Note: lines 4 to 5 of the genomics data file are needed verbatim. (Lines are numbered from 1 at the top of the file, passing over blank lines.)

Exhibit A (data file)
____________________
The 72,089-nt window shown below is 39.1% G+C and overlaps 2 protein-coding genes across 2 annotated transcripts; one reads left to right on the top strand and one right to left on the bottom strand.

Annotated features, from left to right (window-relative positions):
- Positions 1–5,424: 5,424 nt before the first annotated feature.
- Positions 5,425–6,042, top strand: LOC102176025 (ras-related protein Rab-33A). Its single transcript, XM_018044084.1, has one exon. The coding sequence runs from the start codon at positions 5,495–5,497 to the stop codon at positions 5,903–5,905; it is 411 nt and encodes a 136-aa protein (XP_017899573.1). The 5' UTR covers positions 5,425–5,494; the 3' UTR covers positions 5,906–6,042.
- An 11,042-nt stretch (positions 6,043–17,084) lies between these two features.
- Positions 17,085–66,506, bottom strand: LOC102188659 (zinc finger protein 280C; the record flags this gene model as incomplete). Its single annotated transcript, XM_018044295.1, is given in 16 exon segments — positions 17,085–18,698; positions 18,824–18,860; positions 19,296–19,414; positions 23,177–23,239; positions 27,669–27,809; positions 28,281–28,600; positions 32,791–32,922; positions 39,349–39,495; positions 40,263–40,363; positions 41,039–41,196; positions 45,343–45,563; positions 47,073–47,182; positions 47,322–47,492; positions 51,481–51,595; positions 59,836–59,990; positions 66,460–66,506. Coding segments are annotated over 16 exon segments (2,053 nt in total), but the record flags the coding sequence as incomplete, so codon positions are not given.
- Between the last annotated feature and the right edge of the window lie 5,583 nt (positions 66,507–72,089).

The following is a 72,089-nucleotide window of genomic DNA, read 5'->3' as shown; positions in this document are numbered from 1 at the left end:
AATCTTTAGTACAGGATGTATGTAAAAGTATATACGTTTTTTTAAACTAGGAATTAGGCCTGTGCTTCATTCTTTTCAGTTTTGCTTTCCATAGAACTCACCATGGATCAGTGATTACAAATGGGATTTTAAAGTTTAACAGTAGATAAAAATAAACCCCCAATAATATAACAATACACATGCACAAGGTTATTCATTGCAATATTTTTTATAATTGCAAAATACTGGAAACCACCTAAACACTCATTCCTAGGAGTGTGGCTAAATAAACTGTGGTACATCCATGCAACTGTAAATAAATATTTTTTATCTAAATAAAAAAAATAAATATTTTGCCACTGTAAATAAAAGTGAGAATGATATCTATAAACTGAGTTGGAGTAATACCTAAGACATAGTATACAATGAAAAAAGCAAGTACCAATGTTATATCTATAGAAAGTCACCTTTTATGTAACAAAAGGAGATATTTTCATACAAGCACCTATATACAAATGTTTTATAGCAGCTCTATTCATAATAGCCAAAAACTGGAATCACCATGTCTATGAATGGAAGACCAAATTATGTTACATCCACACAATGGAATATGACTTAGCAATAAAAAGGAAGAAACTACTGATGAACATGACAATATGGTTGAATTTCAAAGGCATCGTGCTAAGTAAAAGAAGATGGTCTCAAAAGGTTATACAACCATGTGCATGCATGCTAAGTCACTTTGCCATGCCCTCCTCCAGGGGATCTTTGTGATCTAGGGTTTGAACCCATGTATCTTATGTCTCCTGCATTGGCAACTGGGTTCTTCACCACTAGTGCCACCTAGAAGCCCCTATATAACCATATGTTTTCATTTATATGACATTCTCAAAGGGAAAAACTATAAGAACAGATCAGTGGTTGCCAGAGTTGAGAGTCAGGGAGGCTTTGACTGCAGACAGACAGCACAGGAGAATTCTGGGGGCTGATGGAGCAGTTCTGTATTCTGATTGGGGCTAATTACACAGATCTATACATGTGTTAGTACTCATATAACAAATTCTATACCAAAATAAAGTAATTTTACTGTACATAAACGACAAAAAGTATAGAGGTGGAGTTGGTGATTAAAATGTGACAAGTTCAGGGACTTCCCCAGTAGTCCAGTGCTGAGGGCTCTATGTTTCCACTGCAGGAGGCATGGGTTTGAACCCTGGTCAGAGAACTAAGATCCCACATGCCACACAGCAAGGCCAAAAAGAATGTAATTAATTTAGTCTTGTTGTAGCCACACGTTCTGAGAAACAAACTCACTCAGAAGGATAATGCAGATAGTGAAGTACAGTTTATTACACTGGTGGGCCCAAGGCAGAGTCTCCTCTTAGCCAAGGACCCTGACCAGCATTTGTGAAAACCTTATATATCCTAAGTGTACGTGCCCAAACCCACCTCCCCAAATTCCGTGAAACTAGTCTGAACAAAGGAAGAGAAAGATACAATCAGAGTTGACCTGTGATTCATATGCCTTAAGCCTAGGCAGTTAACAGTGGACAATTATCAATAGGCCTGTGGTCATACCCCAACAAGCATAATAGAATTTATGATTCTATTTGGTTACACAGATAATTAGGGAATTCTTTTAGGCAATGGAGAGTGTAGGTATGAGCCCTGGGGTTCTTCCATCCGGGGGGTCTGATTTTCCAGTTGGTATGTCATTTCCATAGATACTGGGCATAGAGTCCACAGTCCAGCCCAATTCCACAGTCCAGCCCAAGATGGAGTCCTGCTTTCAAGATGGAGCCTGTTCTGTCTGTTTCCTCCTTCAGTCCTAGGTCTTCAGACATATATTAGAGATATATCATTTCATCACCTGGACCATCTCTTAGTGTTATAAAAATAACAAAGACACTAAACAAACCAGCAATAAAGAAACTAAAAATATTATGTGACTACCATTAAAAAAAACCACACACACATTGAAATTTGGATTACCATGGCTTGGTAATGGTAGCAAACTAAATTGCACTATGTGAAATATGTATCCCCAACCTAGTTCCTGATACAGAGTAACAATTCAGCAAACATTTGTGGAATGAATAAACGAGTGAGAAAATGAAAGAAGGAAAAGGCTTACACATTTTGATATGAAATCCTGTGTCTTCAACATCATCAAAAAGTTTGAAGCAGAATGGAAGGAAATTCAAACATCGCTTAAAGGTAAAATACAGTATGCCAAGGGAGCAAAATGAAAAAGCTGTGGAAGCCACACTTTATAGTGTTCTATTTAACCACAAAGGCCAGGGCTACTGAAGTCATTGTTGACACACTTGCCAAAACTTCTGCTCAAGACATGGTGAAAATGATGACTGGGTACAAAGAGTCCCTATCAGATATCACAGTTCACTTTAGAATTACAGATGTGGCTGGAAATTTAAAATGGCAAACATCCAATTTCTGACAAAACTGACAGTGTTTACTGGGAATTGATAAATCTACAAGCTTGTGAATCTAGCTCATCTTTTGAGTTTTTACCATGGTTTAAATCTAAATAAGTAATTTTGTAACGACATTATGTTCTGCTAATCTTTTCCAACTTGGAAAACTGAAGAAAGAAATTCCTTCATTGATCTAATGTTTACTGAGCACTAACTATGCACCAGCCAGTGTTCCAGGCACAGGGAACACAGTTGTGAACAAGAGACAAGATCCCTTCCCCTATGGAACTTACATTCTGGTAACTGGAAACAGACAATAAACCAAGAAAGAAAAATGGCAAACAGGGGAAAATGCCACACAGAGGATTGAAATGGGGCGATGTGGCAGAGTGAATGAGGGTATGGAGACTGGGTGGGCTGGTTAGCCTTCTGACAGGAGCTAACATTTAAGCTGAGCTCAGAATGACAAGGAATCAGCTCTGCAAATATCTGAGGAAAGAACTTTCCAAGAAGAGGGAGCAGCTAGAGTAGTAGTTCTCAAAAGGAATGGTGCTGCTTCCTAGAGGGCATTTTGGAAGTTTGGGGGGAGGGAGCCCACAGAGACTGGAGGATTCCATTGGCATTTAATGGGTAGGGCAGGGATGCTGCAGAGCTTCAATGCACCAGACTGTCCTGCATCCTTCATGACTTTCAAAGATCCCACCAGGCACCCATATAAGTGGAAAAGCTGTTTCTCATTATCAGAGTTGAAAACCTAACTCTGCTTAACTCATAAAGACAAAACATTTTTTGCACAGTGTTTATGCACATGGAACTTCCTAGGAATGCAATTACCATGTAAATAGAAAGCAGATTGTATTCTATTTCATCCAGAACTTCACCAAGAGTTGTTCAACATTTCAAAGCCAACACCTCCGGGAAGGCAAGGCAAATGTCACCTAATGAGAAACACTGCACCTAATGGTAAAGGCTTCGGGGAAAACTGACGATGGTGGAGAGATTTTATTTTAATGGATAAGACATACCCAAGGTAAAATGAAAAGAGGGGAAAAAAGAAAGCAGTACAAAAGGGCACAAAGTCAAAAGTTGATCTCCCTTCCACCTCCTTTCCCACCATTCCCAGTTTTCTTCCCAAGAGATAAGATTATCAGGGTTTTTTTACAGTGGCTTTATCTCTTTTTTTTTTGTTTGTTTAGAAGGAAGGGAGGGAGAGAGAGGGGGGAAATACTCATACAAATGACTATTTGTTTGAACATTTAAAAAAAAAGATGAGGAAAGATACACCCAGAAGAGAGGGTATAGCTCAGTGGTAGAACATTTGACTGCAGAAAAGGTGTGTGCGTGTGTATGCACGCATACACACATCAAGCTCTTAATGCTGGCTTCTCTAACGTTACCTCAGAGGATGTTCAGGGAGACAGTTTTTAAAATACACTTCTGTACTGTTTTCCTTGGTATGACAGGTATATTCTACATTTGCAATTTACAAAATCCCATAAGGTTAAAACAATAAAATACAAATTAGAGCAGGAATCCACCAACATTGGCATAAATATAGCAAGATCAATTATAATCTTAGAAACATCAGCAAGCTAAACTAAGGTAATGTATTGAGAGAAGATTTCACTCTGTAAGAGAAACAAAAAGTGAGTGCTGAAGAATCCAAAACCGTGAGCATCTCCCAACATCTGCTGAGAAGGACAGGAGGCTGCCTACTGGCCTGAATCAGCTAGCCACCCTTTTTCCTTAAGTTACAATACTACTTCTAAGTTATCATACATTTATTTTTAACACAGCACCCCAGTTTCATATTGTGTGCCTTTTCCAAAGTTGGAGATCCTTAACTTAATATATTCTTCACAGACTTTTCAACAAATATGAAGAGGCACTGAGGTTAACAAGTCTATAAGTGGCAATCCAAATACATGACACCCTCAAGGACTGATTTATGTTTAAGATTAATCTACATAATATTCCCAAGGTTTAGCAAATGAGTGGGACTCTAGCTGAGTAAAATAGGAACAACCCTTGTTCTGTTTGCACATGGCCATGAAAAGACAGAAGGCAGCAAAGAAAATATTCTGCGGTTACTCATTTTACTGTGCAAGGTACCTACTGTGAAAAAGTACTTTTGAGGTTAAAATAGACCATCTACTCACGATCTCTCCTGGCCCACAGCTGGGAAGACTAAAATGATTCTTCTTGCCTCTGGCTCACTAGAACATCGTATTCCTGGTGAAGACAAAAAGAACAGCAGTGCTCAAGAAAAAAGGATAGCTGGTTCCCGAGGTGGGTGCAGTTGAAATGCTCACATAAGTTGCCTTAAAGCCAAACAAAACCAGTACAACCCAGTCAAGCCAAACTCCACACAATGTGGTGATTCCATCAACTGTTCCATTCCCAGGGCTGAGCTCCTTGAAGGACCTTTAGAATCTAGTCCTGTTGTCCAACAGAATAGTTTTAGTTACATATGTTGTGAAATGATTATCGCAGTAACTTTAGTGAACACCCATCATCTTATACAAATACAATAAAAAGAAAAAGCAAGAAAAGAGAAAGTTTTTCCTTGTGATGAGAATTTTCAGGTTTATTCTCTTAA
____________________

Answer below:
- Positions 5,425–6,042, top strand: LOC102176025 (ras-related protein Rab-33A). Its single transcript, XM_018044084.1, has one exon. The coding sequence runs from the start codon at positions 5,495–5,497 to the stop codon at positions 5,903–5,905; it is 411 nt and encodes a 136-aa protein (XP_017899573.1). The 5' UTR covers positions 5,425–5,494; the 3' UTR covers positions 5,906–6,042.
- An 11,042-nt stretch (positions 6,043–17,084) lies between these two features.